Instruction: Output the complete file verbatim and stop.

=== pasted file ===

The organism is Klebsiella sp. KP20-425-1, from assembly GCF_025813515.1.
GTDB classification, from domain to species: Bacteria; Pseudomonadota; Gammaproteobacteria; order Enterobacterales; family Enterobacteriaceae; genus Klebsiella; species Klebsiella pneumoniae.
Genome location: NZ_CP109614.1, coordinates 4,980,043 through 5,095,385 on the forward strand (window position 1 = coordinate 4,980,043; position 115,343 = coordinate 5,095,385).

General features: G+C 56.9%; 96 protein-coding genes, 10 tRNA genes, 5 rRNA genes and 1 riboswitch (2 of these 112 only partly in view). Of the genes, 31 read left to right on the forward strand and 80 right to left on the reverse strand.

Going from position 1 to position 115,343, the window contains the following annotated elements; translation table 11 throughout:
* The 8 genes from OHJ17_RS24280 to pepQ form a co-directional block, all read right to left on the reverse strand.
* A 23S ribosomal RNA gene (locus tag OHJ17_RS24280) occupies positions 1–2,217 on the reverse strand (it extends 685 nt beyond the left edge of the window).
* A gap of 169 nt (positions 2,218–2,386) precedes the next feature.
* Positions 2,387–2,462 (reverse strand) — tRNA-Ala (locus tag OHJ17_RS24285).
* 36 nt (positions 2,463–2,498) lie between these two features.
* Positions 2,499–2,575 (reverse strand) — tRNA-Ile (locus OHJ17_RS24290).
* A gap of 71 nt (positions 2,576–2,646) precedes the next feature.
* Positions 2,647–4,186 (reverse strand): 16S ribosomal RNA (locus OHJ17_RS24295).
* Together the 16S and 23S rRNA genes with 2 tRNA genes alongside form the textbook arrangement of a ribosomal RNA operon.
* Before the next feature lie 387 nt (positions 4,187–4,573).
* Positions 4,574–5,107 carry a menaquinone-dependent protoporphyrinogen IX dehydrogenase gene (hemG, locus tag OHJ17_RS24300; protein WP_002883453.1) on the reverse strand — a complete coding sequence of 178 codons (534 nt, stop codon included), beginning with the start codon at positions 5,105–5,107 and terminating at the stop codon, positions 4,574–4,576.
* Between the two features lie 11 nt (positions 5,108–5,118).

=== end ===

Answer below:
The organism is Klebsiella sp. KP20-425-1, from assembly GCF_025813515.1.
GTDB classification, from domain to species: Bacteria; Pseudomonadota; Gammaproteobacteria; order Enterobacterales; family Enterobacteriaceae; genus Klebsiella; species Klebsiella pneumoniae.
Genome location: NZ_CP109614.1, coordinates 4,980,043 through 5,095,385 on the forward strand (window position 1 = coordinate 4,980,043; position 115,343 = coordinate 5,095,385).

General features: G+C 56.9%; 96 protein-coding genes, 10 tRNA genes, 5 rRNA genes and 1 riboswitch (2 of these 112 only partly in view). Of the genes, 31 read left to right on the forward strand and 80 right to left on the reverse strand.

Going from position 1 to position 115,343, the window contains the following annotated elements; translation table 11 throughout:
* The 8 genes from OHJ17_RS24280 to pepQ form a co-directional block, all read right to left on the reverse strand.
* A 23S ribosomal RNA gene (locus tag OHJ17_RS24280) occupies positions 1–2,217 on the reverse strand (it extends 685 nt beyond the left edge of the window).
* A gap of 169 nt (positions 2,218–2,386) precedes the next feature.
* Positions 2,387–2,462 (reverse strand) — tRNA-Ala (locus tag OHJ17_RS24285).
* 36 nt (positions 2,463–2,498) lie between these two features.
* Positions 2,499–2,575 (reverse strand) — tRNA-Ile (locus OHJ17_RS24290).
* A gap of 71 nt (positions 2,576–2,646) precedes the next feature.
* Positions 2,647–4,186 (reverse strand): 16S ribosomal RNA (locus OHJ17_RS24295).
* Together the 16S and 23S rRNA genes with 2 tRNA genes alongside form the textbook arrangement of a ribosomal RNA operon.
* Before the next feature lie 387 nt (positions 4,187–4,573).
* Positions 4,574–5,107 carry a menaquinone-dependent protoporphyrinogen IX dehydrogenase gene (hemG, locus tag OHJ17_RS24300; protein WP_002883453.1) on the reverse strand — a complete coding sequence of 178 codons (534 nt, stop codon included), beginning with the start codon at positions 5,105–5,107 and terminating at the stop codon, positions 4,574–4,576.
* Between the two features lie 11 nt (positions 5,108–5,118).